Cerber Ransomware 5.0 Unleashed – Remove and Restore Files - How to, Technology and PC Security Forum | SensorsTechForum.com

Cerber Ransomware 5.0 Unleashed – Remove and Restore Files

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cerber-5-0-ransomware-sensorstechforum-comMalware researchers have recently detected the notorious Cerber ransomware to reach a new milestone, now calling itself 5.0.0. The new Cerber ransomware is distributed by the updated RIG-V exploit kit, which is regarded as a premium exploit using software for a higher infection rate. Malware researchers feel concerned that unlike the previous Cerber ransomware versions, this one is shaping up to be even more dangerous and more widespread. It has already begun causing infections and anyone who has become an unfortunate victim and has had their files encrypted should not pay any BitCoins to the cyber-criminals behind Cerber 5.0 and read this article to learn more about the virus plus how to remove it and try to recover your files.
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Threat Summary


Cerber 5.0

Short DescriptionCerber 5.0 causes encryption via a strong cipher to the files of the affected machine as well as it’s databases if it has any. Asks for payment in BitCoin for decryption.
SymptomsThe user infected by the 5.0 Cerber version may witness ransom notes and “instructions” as a wallpaper and an .hta file, linking to a web page which is in the Onion(TOR) network. The web page has a decryptor specifically for the infected computer which it offers to sell for BitCoin payoff.
Distribution MethodVia an Exploit kit, Dll file attack, malicious JavaScript or a drive-by download of the malware itself in an obfuscated manner.
Detection Tool See If Your System Has Been Affected by Cerber 5.0


Malware Removal Tool

User ExperienceJoin our forum to Discuss Cerber 5.0.
Data Recovery ToolWindows Data Recovery by Stellar Phoenix Notice! This product scans your drive sectors to recover lost files and it may not recover 100% of the encrypted files, but only few of them, depending on the situation and whether or not you have reformatted your drive.

Cerber 5.0 – What Is New

New RIG-V Exploit Kit Used To Infect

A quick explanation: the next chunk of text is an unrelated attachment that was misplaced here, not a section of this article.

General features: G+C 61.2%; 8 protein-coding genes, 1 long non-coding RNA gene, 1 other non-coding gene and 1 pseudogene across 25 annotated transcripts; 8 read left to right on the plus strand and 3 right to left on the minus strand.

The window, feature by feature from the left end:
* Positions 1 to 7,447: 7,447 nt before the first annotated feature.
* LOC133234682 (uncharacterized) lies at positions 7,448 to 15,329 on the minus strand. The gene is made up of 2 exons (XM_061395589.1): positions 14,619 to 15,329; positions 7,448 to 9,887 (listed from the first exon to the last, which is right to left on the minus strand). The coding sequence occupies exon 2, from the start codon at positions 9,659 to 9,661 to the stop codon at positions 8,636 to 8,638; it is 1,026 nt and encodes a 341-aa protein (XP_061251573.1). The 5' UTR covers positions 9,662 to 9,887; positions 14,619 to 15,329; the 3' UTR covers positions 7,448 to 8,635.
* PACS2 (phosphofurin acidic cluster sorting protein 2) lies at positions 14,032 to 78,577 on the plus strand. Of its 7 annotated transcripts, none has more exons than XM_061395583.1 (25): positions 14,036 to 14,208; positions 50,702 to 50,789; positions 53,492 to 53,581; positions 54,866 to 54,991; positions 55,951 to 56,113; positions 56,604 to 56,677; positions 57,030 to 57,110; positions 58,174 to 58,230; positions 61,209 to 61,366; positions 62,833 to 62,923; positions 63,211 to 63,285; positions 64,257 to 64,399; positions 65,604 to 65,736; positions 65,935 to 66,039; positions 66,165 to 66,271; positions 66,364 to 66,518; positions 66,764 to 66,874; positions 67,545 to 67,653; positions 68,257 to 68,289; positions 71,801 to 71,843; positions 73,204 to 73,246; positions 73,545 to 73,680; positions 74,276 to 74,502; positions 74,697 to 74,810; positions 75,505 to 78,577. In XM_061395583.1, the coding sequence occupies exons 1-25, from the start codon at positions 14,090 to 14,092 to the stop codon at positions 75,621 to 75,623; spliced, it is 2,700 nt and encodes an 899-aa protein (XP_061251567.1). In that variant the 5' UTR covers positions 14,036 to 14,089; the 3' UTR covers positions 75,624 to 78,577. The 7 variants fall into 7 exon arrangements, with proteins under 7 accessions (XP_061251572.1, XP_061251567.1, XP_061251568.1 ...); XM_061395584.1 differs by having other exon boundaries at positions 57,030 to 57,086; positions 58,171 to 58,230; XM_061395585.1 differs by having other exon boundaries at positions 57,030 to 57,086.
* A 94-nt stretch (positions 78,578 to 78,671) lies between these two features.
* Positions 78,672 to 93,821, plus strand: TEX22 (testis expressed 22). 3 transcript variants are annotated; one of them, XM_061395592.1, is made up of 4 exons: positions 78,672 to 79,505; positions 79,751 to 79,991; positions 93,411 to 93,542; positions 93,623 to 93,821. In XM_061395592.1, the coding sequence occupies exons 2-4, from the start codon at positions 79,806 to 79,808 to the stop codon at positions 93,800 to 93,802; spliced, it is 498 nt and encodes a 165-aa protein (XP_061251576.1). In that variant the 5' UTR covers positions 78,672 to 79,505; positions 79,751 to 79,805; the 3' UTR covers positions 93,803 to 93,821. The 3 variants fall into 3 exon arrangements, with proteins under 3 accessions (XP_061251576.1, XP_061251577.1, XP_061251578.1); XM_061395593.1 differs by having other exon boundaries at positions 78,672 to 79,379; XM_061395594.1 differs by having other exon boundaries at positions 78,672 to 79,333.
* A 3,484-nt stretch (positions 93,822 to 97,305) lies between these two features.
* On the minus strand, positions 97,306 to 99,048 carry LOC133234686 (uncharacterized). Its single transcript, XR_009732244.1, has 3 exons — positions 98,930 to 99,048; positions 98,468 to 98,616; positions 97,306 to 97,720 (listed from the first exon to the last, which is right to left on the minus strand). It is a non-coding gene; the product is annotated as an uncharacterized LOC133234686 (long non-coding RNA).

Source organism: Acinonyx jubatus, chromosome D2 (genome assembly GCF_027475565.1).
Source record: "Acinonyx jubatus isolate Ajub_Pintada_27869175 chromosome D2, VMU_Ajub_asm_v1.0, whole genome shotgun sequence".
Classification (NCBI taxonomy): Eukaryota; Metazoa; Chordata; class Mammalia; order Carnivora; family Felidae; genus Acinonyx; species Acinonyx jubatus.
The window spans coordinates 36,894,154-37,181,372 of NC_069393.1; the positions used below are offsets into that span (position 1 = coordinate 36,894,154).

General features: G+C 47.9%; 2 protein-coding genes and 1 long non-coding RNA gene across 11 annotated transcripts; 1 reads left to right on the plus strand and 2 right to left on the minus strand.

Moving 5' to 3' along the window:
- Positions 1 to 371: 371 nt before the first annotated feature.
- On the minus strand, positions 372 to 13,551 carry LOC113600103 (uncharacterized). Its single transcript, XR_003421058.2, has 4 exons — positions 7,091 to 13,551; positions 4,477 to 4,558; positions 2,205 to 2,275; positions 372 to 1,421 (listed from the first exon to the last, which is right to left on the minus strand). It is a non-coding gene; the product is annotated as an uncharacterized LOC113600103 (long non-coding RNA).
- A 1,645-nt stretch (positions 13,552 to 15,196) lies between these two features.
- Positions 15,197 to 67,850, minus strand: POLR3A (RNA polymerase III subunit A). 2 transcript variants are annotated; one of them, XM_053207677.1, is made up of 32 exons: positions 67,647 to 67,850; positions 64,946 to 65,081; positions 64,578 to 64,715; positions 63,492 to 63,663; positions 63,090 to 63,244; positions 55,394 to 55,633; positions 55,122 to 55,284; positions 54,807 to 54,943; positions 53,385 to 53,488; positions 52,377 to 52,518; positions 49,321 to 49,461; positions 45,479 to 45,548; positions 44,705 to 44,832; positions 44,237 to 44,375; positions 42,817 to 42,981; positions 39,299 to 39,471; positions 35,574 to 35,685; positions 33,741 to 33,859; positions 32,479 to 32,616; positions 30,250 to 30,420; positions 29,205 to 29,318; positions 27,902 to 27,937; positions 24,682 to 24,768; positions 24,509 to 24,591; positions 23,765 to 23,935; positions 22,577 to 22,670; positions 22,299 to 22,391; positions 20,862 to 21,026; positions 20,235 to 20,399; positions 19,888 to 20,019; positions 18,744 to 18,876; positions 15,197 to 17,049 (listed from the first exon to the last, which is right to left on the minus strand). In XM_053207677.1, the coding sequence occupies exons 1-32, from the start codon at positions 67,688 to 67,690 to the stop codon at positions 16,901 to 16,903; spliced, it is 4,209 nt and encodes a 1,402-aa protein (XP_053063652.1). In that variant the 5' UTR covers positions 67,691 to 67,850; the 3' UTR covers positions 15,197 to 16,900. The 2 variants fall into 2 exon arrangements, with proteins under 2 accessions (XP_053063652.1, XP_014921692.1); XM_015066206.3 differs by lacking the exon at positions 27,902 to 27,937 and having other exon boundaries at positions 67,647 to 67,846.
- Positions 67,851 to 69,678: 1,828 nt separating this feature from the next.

The most impactful modification of all of them in the new Cerber version is the RIG-V exploit kit that is being user with heavier obfuscation than the previously utilized in Cerber v4.1.6 RIG-E (Empire Pack). This exploit kit is reported by researchers at Malware-Traffic-Analysis to be somewhat a “VIP” version of the exploit kits.

It’s new modifications include a unique URL patterns and an increase obfuscation for the landing page which causes the infection. Researchers report that the exploit software uses RC4 encryption algorithm to obfuscate the payload and hence conceal it from any antivirus programs. The exploit kit is currently being used by two large hacking campaigns, belonging to the Afraidgate and pseudoDarkleech. The methodology of this exploit kit is that it may cause an infection via connection to a website that contains an auto-injection script. This is how malware researchers explain the infection process, similar to the one user in Cerber 5.0:

Source: Malware-Traffic-Analysis

And this compromised website may not only be a malicious URL that may be malvertised on a site or induced by a potentially unwanted program on your computer. It may also be send out as a different type of an HTML file, for example .hta(HTML application), .html, .htm. These types of files are usually posted in spam e-mails like the following Cerber spam message:

“Topic: Suspicious Bank Account Activity
Hello, we at your bank have been informed of a suspicious financial activity on your bank account. Please review the Document Number 3882-124442 from {date} for more information.
Best Regards
{Bank manager fake name}
{copied phone number}
{copied address of a bank office}”

After the user opens the malicious e-mail attachment which may either directly be carrying the exploit kit as an .exe type of file or carrying an HTML file both of which may be in a .ZIP archive, the infection becomes successful.

Cerber 5.0 Ransomware – Post-Infection Activity

After Cerber infects the user, the procedure is standard. It immediately begins inducing a privileged taskkill command in Windows Command Prompt to stop processes of databases. Here are some examples of such commands provided by Windows:

→ taskkill /pid 1230 /pid 1241 /pid 1253
taskkill /f /fi “USERNAME eq NT AUTHORITY\SYSTEM” /im notepad.exe
taskkill /s srvmain /f /im notepad.exe
taskkill /s srvmain /u maindom\hiropln /p p@ssW23 /fi “IMAGENAME eq note*” /im *
taskkill /s srvmain /u maindom\hiropln /fi “USERNAME ne NT*” /im *
taskkill /f /fi “PID ge 1000” /im *